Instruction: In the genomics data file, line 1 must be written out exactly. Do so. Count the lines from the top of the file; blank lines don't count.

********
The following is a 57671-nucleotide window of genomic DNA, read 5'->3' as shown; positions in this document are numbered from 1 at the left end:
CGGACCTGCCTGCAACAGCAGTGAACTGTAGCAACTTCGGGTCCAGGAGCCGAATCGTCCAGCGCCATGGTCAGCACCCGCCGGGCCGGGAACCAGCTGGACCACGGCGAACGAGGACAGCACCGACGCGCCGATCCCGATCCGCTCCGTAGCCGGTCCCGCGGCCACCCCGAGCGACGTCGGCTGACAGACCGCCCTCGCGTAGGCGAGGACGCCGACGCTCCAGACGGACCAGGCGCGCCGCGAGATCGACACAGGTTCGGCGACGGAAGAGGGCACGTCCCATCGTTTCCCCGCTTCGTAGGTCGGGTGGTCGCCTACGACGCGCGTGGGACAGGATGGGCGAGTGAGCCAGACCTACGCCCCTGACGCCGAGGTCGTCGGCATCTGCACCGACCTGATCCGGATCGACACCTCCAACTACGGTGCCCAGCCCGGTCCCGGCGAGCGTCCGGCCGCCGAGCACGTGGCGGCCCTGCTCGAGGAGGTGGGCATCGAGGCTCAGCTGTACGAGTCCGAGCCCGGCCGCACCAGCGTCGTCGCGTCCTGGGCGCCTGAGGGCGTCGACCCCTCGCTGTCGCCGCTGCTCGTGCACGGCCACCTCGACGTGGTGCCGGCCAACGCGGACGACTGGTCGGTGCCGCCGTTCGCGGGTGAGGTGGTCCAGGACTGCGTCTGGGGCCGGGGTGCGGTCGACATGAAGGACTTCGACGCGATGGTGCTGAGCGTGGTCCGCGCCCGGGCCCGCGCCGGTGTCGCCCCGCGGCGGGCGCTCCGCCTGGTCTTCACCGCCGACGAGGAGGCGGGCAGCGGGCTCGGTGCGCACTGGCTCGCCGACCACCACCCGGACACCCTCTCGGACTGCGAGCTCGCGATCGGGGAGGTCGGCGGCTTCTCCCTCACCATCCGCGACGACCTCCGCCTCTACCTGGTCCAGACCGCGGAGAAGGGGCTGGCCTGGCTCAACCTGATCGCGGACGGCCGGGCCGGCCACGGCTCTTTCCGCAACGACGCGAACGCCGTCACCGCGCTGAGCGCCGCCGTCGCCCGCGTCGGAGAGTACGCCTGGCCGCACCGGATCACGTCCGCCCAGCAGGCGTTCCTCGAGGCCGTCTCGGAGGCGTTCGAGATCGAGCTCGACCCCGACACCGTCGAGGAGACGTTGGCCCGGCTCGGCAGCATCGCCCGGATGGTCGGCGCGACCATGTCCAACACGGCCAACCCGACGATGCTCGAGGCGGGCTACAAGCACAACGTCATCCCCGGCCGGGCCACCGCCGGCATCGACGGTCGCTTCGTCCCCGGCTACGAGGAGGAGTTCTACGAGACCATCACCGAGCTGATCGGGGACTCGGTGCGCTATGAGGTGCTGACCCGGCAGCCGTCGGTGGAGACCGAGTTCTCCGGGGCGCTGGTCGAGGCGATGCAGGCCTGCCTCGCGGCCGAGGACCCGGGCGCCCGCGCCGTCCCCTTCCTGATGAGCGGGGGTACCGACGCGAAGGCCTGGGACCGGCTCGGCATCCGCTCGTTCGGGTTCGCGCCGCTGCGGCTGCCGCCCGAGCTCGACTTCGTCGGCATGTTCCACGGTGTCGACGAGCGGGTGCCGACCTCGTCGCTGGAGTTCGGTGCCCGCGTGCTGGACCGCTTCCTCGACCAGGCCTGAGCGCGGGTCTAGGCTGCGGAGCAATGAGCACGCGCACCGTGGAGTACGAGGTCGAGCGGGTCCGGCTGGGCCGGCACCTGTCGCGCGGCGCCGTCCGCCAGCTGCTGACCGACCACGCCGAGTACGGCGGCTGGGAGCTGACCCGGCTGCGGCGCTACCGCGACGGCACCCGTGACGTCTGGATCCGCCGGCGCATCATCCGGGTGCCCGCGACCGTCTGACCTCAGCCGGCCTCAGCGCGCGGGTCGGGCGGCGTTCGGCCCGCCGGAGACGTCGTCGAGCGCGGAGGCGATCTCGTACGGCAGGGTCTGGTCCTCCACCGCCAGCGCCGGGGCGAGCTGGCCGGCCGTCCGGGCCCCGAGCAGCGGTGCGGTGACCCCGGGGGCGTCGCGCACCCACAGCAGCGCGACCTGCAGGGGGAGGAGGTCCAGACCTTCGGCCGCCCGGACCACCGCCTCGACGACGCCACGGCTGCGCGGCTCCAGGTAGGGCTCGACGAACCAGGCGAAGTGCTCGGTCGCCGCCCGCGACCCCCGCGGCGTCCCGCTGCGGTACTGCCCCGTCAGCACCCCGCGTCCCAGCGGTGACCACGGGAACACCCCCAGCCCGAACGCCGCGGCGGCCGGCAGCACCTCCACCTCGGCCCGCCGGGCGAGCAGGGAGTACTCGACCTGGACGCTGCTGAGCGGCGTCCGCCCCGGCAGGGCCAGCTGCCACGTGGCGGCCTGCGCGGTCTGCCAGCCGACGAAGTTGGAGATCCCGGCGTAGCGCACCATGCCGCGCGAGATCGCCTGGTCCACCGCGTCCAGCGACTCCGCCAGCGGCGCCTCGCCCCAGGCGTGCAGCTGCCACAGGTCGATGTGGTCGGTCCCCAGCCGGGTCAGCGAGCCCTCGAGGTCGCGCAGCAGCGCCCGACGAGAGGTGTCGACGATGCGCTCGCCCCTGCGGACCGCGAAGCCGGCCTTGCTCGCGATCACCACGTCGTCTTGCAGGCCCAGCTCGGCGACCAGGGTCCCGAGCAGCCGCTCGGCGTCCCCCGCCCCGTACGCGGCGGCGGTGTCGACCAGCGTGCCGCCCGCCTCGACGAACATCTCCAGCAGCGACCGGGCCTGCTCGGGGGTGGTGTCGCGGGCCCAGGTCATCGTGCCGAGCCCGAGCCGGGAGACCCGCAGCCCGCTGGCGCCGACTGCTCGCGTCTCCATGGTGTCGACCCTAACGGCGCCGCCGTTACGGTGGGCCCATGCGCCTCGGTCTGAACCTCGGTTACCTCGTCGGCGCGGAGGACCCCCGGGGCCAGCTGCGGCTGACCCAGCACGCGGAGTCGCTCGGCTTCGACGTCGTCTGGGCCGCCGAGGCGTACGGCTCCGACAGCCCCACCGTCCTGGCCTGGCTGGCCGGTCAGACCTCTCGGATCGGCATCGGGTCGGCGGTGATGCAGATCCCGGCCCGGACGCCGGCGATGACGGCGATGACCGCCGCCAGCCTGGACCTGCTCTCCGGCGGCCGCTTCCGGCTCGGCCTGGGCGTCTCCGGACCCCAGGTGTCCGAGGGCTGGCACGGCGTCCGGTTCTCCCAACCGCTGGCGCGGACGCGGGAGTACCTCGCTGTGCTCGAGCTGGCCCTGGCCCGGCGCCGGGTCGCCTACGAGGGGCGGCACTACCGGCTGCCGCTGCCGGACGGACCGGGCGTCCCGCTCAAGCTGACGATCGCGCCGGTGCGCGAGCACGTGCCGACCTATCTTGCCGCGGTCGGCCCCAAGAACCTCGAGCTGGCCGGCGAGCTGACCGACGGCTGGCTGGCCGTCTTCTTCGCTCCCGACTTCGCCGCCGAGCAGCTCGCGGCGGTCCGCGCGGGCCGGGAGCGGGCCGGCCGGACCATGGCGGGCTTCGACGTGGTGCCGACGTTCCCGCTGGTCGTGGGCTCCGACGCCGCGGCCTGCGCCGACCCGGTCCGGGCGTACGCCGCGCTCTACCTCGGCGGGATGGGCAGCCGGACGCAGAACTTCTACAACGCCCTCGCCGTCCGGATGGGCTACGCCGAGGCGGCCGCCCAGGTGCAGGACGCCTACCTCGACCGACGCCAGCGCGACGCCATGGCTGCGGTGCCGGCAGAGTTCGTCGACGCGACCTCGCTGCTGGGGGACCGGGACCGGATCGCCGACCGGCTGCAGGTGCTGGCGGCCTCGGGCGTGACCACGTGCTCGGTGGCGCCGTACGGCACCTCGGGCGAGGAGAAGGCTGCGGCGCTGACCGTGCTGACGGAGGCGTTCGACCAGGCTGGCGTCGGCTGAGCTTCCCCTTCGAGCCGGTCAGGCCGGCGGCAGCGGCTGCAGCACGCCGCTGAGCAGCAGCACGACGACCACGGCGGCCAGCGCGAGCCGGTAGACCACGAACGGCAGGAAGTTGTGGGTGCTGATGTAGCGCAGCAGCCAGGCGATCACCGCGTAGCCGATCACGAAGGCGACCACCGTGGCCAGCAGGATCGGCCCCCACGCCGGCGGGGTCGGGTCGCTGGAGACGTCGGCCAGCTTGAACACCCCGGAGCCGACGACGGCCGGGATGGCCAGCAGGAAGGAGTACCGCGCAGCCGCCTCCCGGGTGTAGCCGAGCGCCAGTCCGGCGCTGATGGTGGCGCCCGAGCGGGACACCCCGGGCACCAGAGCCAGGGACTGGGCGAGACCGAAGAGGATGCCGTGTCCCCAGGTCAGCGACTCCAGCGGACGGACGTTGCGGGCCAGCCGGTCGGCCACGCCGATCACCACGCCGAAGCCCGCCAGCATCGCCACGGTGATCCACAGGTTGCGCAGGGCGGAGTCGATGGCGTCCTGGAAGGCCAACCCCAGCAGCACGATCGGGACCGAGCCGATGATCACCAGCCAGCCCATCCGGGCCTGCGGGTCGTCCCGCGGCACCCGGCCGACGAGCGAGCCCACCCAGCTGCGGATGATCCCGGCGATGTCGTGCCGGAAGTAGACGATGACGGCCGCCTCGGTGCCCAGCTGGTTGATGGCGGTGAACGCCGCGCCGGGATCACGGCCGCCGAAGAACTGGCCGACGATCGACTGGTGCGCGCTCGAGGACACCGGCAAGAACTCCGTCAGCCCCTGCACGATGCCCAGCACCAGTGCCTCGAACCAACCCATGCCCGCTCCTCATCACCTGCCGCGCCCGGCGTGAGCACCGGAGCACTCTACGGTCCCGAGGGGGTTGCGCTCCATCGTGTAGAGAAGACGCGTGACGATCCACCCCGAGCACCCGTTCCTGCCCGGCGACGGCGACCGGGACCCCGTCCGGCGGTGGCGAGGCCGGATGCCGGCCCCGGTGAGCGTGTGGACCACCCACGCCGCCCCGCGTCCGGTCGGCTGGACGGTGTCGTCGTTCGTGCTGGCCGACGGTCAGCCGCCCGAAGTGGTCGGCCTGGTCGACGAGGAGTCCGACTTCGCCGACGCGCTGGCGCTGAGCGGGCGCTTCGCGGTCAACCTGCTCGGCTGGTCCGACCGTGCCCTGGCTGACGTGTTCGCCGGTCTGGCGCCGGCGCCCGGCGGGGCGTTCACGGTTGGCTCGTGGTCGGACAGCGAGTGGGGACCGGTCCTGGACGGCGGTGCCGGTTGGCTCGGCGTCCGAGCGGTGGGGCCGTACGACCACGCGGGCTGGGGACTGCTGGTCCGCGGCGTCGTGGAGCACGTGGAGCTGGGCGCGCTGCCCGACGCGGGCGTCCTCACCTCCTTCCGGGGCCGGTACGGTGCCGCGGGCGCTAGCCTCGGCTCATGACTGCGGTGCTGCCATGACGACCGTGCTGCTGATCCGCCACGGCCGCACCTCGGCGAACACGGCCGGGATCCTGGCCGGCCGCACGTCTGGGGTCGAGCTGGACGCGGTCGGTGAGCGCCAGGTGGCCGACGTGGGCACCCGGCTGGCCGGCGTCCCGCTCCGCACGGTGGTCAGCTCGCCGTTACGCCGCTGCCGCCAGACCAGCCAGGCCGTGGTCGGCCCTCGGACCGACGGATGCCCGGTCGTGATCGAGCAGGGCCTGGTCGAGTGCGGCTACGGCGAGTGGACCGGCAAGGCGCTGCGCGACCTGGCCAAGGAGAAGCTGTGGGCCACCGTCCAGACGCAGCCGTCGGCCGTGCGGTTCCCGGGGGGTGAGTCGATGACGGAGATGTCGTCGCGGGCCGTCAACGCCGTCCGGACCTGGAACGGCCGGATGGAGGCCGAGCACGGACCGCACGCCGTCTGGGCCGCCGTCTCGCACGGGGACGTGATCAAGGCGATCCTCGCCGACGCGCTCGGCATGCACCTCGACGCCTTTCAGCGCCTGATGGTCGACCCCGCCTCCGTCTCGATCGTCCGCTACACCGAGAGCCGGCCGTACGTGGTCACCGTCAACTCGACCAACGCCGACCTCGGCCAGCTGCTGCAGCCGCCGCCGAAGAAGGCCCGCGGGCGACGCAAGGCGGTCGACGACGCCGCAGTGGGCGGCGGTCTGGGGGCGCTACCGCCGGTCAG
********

The following is a 57671-nucleotide window of genomic DNA, read 5'->3' as shown; positions in this document are numbered from 1 at the left end: